Gorillas have developed humanlike social structure controversial study suggests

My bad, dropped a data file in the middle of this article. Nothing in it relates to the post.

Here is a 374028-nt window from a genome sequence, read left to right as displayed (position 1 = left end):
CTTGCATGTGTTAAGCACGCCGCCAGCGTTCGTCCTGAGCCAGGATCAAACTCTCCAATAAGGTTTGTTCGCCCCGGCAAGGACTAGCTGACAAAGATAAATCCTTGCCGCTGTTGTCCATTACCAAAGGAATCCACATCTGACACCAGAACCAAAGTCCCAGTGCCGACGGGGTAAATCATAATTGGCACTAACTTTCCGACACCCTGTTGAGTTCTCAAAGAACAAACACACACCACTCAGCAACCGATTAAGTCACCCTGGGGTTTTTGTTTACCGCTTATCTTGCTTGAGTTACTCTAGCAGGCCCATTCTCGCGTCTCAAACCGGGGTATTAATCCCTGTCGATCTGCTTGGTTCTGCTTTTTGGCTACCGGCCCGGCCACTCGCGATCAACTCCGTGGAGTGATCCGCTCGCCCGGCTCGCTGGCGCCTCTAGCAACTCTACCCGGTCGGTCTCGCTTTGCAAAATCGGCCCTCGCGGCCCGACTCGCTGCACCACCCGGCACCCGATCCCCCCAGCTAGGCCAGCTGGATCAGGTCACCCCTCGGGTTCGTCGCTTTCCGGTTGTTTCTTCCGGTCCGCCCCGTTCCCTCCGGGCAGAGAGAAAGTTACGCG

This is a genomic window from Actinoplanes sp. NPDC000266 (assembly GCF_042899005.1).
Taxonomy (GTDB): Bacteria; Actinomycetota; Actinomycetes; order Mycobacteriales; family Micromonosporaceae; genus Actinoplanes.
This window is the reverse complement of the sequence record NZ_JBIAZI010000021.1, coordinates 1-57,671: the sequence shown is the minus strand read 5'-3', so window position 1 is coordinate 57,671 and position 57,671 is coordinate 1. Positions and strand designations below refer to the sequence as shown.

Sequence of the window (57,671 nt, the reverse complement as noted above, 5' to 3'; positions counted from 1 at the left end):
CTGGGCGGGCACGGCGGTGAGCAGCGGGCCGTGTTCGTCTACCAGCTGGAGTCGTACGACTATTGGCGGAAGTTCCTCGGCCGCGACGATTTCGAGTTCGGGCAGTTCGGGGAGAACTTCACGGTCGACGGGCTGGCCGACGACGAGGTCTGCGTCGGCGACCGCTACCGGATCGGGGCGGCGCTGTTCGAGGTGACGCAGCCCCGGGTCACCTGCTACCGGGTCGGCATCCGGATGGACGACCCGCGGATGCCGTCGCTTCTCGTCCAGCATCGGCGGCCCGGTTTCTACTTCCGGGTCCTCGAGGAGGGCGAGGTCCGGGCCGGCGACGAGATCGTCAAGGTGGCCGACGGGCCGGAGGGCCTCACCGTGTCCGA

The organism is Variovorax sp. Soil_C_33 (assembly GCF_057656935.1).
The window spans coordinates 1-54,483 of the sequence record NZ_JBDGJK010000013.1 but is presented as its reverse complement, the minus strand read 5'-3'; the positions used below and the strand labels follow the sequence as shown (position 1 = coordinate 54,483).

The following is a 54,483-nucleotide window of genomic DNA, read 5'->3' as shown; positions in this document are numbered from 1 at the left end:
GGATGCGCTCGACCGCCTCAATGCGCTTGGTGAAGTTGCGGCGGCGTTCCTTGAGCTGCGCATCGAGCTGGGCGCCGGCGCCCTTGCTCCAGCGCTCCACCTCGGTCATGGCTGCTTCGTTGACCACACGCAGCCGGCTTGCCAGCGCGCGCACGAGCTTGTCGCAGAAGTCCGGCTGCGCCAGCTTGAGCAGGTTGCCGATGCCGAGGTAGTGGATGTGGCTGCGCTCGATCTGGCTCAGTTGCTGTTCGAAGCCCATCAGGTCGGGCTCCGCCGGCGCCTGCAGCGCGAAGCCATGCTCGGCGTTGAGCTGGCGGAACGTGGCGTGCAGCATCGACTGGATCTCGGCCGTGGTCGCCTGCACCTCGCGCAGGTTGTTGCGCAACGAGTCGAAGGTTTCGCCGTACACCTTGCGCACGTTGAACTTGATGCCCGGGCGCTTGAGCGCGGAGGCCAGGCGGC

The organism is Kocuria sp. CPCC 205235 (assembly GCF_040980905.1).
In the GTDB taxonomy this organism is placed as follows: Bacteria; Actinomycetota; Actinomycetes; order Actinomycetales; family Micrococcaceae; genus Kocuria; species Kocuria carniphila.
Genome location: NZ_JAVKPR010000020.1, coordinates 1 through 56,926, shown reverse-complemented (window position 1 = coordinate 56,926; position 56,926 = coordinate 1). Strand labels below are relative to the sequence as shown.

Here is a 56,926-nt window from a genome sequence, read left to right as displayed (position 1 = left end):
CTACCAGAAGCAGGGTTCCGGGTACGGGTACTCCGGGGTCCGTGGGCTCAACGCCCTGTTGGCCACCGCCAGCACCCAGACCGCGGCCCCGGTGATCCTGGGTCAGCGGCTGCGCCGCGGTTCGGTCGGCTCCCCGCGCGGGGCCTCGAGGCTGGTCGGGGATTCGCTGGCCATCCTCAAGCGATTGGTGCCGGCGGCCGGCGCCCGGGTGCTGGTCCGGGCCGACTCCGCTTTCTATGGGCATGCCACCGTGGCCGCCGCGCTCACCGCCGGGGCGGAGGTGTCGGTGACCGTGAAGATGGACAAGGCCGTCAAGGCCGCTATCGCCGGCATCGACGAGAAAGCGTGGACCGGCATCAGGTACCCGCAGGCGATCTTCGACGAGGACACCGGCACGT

first_img A bold claim about gorilla societies is drawing mixed reviews. Great apes, humans’ closest evolutionary relatives, were thought to lack our social complexity. Chimpanzees, for example, form only small bands that are aggressive toward strangers. But based on years of watching gorillas gather in food-rich forest clearings, a team of scientists has concluded the apes have hierarchical societies similar to those of humans, perhaps to help them exploit rich troves of food.The finding, reported in the current issue of the Proceedings of the Royal Society B, challenges the prevailing notion that such sophisticated societies evolved relatively recently, after humans split from chimpanzees. Instead, these researchers say, the origins of such social systems extend at least as far back as the common ancestor of humans and gorillas, but were lost in chimpanzees.The group has presented “a pretty convincing case for a hierarchical social structure in gorillas,” says Richard Connor, a cetacean biologist and expert on dolphin society at the University of Massachusetts in Dartmouth. But because other primates that are not great apes—notably baboons, geladas, and colobine monkeys—show similar hierarchies, he’s not surprised they have turned up in gorillas, too. Sign up for our daily newsletter Get more great content like this delivered right to you! Country Gorillas have developed humanlike social structure, controversial study suggests Country * Afghanistan Aland Islands Albania Algeria Andorra Angola Anguilla Antarctica Antigua and Barbuda Argentina Armenia Aruba Australia Austria Azerbaijan Bahamas Bahrain Bangladesh Barbados Belarus Belgium Belize Benin Bermuda Bhutan Bolivia, Plurinational State of Bonaire, Sint Eustatius and Saba Bosnia and Herzegovina Botswana Bouvet Island Brazil British Indian Ocean Territory Brunei Darussalam Bulgaria Burkina Faso Burundi Cambodia Cameroon Canada Cape Verde Cayman Islands Central African Republic Chad Chile China Christmas Island Cocos (Keeling) Islands Colombia Comoros Congo Congo, the Democratic Republic of the Cook Islands Costa Rica Cote d’Ivoire Croatia Cuba Curaçao Cyprus Czech Republic Denmark Djibouti Dominica Dominican Republic Ecuador Egypt El Salvador Equatorial Guinea Eritrea Estonia Ethiopia Falkland Islands (Malvinas) Faroe Islands Fiji Finland France French Guiana French Polynesia French Southern Territories Gabon Gambia Georgia Germany Ghana Gibraltar Greece Greenland Grenada Guadeloupe Guatemala Guernsey Guinea Guinea-Bissau Guyana Haiti Heard Island and McDonald Islands Holy See (Vatican City State) Honduras Hungary Iceland India Indonesia Iran, Islamic Republic of Iraq Ireland Isle of Man Israel Italy Jamaica Japan Jersey Jordan Kazakhstan Kenya Kiribati Korea, Democratic People’s Republic of Korea, Republic of Kuwait Kyrgyzstan Lao People’s Democratic Republic Latvia Lebanon Lesotho Liberia Libyan Arab Jamahiriya Liechtenstein Lithuania Luxembourg Macao Macedonia, the former Yugoslav Republic of Madagascar Malawi Malaysia Maldives Mali Malta Martinique Mauritania Mauritius Mayotte Mexico Moldova, Republic of Monaco Mongolia Montenegro Montserrat Morocco Mozambique Myanmar Namibia Nauru Nepal Netherlands New Caledonia New Zealand Nicaragua Niger Nigeria Niue Norfolk Island Norway Oman Pakistan Palestine Panama Papua New Guinea Paraguay Peru Philippines Pitcairn Poland Portugal Qatar Reunion Romania Russian Federation Rwanda Saint Barthélemy Saint Helena, Ascension and Tristan da Cunha Saint Kitts and Nevis Saint Lucia Saint Martin (French part) Saint Pierre and Miquelon Saint Vincent and the Grenadines Samoa San Marino Sao Tome and Principe Saudi Arabia Senegal Serbia Seychelles Sierra Leone Singapore Sint Maarten (Dutch part) Slovakia Slovenia Solomon Islands Somalia South Africa South Georgia and the South Sandwich Islands South Sudan Spain Sri Lanka Sudan Suriname Svalbard and Jan Mayen Swaziland Sweden Switzerland Syrian Arab Republic Taiwan Tajikistan Tanzania, United Republic of Thailand Timor-Leste Togo Tokelau Tonga Trinidad and Tobago Tunisia Turkey Turkmenistan Turks and Caicos Islands Tuvalu Uganda Ukraine United Arab Emirates United Kingdom United States Uruguay Uzbekistan Vanuatu Venezuela, Bolivarian Republic of Vietnam Virgin Islands, British Wallis and Futuna Western Sahara Yemen Zambia Zimbabwe Email Click to view the privacy policy. Required fields are indicated by an asterisk (*)center_img Young gorillas from different families may become friends when their groups meet to dine in the wild. Wildlife Conservation Society By Virginia MorellJul. 17, 2019 , 12:45 PM Gorillas spend most of their time in dense forests, travel great distances to a new home spot daily, and are slow to get used to observers, making their social lives hard to study. But western gorillas in the Republic of Congo gather periodically at swampy clearings in the forests to feed primarily on the highly abundant vegetation, but also on favorite and rare foods such as certain fig trees that produce massive amounts of fruit only every 3 to 5 years, says Robin Morrison, a zoologist at the University of Cambridge in the United Kingdom and the study’s lead author.By stationing themselves near the Mbeli Bai clearing in the Republic of Congo’s Nouabalé-Ndoki National Park, she and her colleagues gained an intimate view of gorilla social connections from 2010 to 2015. They added to their observations similar data collected by others in 2001–02 at the Lokoué clearing in Odzala-Kokoua National Park in the Republic of Congo. By analyzing the frequency and duration of social interactions among the hundreds of gorillas that gathered at each site, the scientists discovered a multitiered hierarchy. Family units were nested inside larger social units in a pattern strikingly similar to modern human societies. At both sites, individual gorillas spent time not only with their immediate families, but also with an average of 13 extended family members—for example, cousins, aunts, and grandparents.Even more surprising, each ape interacted with some 39 other gorillas to whom they weren’t related. Sometimes, younger males gathered in “all-male bachelor groups,” Morrison said in a press statement, comparing the overall gatherings to dynamics in a village. Her team’s analysis revealed that more than 80% of the close associations were between more distantly related—or even unrelated—silverbacks, as dominant male gorillas are called. Gorillas “clearly had preferences,” she said.“If we think of these associations in a human-centric way, the time spent in each other’s company might be analogous to an old friendship,” she added. The ability to form friendships and cooperate with unrelated individuals is considered integral to the evolution of humans’ “social brains.”Kim Hill, an evolutionary anthropologist at Arizona State University in Tempe, rejects such parallels to humans. “[T]he extreme social brain hypothesis doesn’t claim other primates don’t form hierarchically increasing groupings,” Hill wrote in an email to Science. “It focuses on the size of the largest human groupings.” Humans recognize and remember details about more than 1000 individuals, he notes, whereas the “highest level groups in the gorillas are not even as big as large chimp communities.” Morrison agrees that ape societies are not comparable to those of humans at the highest social tiers, but she says her group’s discovery reveals that some elements of our multitiered systems are older than previously believed.Connor, for his part, doubts that foraging drove the emergence of these complex social associations. More likely, he says, these “are based on cooperative defense”—as they are in other primate societies and in dolphins. Morrison says she’ll watch for evidence of that as she continues to monitor the gorilla gatherings.last_img read more